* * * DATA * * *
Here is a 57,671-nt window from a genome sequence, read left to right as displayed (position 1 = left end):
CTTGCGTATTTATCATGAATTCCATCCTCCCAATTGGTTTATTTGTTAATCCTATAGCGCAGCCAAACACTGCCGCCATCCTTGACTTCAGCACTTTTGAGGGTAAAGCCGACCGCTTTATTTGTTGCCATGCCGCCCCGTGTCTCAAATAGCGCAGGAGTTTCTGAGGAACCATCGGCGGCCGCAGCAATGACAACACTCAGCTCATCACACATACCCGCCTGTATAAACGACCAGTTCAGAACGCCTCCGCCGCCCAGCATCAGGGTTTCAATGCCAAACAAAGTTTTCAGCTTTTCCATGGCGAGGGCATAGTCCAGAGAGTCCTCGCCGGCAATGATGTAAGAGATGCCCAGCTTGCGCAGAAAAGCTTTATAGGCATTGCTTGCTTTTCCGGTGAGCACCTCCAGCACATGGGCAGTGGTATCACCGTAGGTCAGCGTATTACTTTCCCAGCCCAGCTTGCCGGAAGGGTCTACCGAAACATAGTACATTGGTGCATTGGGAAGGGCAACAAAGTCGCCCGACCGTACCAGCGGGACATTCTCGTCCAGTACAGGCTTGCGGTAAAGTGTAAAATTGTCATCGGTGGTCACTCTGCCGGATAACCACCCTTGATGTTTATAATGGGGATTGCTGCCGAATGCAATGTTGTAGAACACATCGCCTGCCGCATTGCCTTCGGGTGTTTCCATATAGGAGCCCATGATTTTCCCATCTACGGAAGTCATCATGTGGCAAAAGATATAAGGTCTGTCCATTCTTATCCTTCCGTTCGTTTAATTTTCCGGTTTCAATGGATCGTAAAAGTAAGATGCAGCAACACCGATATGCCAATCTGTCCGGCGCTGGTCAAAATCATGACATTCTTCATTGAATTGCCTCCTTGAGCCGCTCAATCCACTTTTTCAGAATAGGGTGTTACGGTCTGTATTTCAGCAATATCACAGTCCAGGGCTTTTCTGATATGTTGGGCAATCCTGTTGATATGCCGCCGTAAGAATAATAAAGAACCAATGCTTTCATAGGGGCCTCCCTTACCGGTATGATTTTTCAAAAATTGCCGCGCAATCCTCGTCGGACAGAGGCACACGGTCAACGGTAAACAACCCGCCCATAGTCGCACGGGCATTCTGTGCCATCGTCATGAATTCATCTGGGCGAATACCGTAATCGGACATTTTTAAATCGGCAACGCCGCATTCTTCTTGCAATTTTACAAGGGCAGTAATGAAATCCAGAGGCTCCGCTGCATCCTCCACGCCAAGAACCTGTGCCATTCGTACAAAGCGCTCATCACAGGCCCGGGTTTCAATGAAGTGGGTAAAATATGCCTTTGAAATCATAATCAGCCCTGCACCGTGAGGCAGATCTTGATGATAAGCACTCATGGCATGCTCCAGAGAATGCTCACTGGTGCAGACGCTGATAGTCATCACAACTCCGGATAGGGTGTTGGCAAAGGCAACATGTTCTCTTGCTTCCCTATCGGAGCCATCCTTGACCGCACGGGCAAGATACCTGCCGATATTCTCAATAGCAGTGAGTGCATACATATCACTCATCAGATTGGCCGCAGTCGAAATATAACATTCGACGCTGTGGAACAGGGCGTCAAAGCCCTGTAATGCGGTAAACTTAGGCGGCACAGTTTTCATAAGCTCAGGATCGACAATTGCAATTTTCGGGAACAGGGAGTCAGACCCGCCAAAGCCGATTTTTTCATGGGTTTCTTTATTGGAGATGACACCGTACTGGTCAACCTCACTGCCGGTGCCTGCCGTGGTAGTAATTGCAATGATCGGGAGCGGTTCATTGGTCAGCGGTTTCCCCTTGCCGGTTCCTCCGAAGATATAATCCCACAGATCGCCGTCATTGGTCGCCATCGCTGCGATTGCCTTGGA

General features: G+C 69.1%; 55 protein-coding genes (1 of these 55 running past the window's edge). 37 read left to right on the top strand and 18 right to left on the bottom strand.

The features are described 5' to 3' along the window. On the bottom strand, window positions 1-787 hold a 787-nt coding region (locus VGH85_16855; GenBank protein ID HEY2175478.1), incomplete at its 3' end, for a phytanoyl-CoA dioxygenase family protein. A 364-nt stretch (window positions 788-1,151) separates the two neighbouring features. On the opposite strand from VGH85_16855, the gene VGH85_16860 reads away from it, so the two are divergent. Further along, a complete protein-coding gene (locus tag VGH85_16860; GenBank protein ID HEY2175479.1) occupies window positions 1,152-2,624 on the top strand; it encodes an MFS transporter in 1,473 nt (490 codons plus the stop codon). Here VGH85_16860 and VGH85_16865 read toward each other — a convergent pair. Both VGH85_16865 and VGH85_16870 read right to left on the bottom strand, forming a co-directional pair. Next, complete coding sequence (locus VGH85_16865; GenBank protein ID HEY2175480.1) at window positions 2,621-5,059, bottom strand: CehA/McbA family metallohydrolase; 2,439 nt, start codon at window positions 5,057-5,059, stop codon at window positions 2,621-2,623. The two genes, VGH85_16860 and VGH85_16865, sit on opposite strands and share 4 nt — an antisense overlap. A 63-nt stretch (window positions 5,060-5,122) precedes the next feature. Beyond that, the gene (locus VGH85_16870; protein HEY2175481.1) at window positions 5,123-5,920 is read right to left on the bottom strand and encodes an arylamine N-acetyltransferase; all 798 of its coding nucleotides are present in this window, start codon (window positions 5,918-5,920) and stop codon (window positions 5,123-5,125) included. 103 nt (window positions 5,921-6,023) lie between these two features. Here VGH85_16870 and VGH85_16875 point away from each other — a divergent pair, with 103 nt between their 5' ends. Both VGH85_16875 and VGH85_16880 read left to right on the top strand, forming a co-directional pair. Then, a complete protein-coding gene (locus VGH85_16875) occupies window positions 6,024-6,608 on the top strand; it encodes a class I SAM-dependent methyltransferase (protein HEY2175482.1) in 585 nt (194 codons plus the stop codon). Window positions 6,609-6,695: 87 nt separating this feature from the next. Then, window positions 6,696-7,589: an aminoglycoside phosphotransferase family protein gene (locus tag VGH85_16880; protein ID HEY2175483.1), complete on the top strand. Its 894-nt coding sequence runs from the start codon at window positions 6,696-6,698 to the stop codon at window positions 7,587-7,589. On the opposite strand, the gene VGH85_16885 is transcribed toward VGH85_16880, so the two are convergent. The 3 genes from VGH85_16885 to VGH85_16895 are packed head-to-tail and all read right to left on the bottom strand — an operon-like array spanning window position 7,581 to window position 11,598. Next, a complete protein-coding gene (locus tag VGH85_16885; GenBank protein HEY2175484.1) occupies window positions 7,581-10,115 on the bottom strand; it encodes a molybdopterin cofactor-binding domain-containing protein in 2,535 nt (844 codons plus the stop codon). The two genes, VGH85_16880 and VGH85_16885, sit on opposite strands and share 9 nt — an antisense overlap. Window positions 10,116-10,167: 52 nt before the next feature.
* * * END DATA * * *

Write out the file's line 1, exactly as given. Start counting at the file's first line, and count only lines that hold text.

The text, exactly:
Here is a 57,671-nt window from a genome sequence, read left to right as displayed (position 1 = left end):